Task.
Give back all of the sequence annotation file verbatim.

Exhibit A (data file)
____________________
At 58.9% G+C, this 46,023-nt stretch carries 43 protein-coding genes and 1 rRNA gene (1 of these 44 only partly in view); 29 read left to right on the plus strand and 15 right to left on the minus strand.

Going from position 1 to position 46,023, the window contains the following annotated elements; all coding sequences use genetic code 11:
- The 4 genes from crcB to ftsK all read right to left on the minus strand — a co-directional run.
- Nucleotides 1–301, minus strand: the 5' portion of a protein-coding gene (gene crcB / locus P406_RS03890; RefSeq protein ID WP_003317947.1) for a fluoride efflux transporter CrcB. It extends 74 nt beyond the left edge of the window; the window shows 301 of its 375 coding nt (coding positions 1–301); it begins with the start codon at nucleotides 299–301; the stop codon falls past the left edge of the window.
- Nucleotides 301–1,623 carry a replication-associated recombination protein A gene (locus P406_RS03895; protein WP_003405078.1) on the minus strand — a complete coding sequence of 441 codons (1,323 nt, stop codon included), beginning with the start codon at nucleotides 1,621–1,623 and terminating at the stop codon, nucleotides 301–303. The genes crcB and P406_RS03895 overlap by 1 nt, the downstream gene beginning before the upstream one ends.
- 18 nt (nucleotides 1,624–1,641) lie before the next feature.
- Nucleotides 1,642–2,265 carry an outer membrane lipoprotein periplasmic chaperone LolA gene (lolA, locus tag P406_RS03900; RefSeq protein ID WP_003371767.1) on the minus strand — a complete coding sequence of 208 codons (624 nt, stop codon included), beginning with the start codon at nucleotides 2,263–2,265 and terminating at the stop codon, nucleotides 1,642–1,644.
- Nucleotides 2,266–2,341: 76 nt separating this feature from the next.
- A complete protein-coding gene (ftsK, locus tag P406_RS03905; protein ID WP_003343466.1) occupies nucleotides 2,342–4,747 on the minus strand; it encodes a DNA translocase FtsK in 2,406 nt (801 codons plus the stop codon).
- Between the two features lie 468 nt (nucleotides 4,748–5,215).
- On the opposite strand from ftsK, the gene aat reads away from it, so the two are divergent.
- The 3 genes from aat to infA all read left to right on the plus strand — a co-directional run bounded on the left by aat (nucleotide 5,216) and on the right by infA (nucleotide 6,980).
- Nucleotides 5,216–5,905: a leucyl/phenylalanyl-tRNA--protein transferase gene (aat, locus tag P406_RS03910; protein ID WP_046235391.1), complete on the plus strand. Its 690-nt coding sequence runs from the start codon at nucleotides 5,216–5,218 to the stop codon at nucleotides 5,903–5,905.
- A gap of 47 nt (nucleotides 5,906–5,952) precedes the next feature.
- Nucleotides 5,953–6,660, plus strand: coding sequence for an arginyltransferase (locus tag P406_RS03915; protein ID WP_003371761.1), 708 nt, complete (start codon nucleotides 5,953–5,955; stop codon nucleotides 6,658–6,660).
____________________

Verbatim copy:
At 58.9% G+C, this 46,023-nt stretch carries 43 protein-coding genes and 1 rRNA gene (1 of these 44 only partly in view); 29 read left to right on the plus strand and 15 right to left on the minus strand.

Going from position 1 to position 46,023, the window contains the following annotated elements; all coding sequences use genetic code 11:
- The 4 genes from crcB to ftsK all read right to left on the minus strand — a co-directional run.
- Nucleotides 1–301, minus strand: the 5' portion of a protein-coding gene (gene crcB / locus P406_RS03890; RefSeq protein ID WP_003317947.1) for a fluoride efflux transporter CrcB. It extends 74 nt beyond the left edge of the window; the window shows 301 of its 375 coding nt (coding positions 1–301); it begins with the start codon at nucleotides 299–301; the stop codon falls past the left edge of the window.
- Nucleotides 301–1,623 carry a replication-associated recombination protein A gene (locus P406_RS03895; protein WP_003405078.1) on the minus strand — a complete coding sequence of 441 codons (1,323 nt, stop codon included), beginning with the start codon at nucleotides 1,621–1,623 and terminating at the stop codon, nucleotides 301–303. The genes crcB and P406_RS03895 overlap by 1 nt, the downstream gene beginning before the upstream one ends.
- 18 nt (nucleotides 1,624–1,641) lie before the next feature.
- Nucleotides 1,642–2,265 carry an outer membrane lipoprotein periplasmic chaperone LolA gene (lolA, locus tag P406_RS03900; RefSeq protein ID WP_003371767.1) on the minus strand — a complete coding sequence of 208 codons (624 nt, stop codon included), beginning with the start codon at nucleotides 2,263–2,265 and terminating at the stop codon, nucleotides 1,642–1,644.
- Nucleotides 2,266–2,341: 76 nt separating this feature from the next.
- A complete protein-coding gene (ftsK, locus tag P406_RS03905; protein ID WP_003343466.1) occupies nucleotides 2,342–4,747 on the minus strand; it encodes a DNA translocase FtsK in 2,406 nt (801 codons plus the stop codon).
- Between the two features lie 468 nt (nucleotides 4,748–5,215).
- On the opposite strand from ftsK, the gene aat reads away from it, so the two are divergent.
- The 3 genes from aat to infA all read left to right on the plus strand — a co-directional run bounded on the left by aat (nucleotide 5,216) and on the right by infA (nucleotide 6,980).
- Nucleotides 5,216–5,905: a leucyl/phenylalanyl-tRNA--protein transferase gene (aat, locus tag P406_RS03910; protein ID WP_046235391.1), complete on the plus strand. Its 690-nt coding sequence runs from the start codon at nucleotides 5,216–5,218 to the stop codon at nucleotides 5,903–5,905.
- A gap of 47 nt (nucleotides 5,906–5,952) precedes the next feature.
- Nucleotides 5,953–6,660, plus strand: coding sequence for an arginyltransferase (locus tag P406_RS03915; protein ID WP_003371761.1), 708 nt, complete (start codon nucleotides 5,953–5,955; stop codon nucleotides 6,658–6,660).